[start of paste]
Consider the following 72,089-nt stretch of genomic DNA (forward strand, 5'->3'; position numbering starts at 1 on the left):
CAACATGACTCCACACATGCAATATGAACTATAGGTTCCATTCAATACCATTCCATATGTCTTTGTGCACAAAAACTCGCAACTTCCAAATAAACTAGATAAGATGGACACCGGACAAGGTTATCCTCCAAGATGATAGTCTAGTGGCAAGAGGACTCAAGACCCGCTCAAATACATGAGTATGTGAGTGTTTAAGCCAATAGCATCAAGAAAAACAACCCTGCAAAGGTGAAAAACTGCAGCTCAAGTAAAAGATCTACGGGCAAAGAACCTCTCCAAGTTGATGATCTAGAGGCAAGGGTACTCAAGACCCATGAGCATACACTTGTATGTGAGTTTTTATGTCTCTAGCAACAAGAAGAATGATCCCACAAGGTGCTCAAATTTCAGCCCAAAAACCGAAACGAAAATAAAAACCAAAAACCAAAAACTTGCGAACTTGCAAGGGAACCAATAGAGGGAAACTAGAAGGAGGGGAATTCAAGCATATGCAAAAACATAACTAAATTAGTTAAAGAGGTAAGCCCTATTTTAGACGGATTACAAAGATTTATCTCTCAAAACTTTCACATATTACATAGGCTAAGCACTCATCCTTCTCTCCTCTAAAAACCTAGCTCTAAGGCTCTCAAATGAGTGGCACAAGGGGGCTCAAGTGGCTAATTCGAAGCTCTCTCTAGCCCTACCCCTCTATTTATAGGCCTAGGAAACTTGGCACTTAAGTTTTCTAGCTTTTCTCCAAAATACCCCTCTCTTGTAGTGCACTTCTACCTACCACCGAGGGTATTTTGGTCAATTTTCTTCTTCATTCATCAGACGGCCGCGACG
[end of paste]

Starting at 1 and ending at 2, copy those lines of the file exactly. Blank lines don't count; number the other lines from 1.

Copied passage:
Consider the following 72,089-nt stretch of genomic DNA (forward strand, 5'->3'; position numbering starts at 1 on the left):
CAACATGACTCCACACATGCAATATGAACTATAGGTTCCATTCAATACCATTCCATATGTCTTTGTGCACAAAAACTCGCAACTTCCAAATAAACTAGATAAGATGGACACCGGACAAGGTTATCCTCCAAGATGATAGTCTAGTGGCAAGAGGACTCAAGACCCGCTCAAATACATGAGTATGTGAGTGTTTAAGCCAATAGCATCAAGAAAAACAACCCTGCAAAGGTGAAAAACTGCAGCTCAAGTAAAAGATCTACGGGCAAAGAACCTCTCCAAGTTGATGATCTAGAGGCAAGGGTACTCAAGACCCATGAGCATACACTTGTATGTGAGTTTTTATGTCTCTAGCAACAAGAAGAATGATCCCACAAGGTGCTCAAATTTCAGCCCAAAAACCGAAACGAAAATAAAAACCAAAAACCAAAAACTTGCGAACTTGCAAGGGAACCAATAGAGGGAAACTAGAAGGAGGGGAATTCAAGCATATGCAAAAACATAACTAAATTAGTTAAAGAGGTAAGCCCTATTTTAGACGGATTACAAAGATTTATCTCTCAAAACTTTCACATATTACATAGGCTAAGCACTCATCCTTCTCTCCTCTAAAAACCTAGCTCTAAGGCTCTCAAATGAGTGGCACAAGGGGGCTCAAGTGGCTAATTCGAAGCTCTCTCTAGCCCTACCCCTCTATTTATAGGCCTAGGAAACTTGGCACTTAAGTTTTCTAGCTTTTCTCCAAAATACCCCTCTCTTGTAGTGCACTTCTACCTACCACCGAGGGTATTTTGGTCAATTTTCTTCTTCATTCATCAGACGGCCGCGACG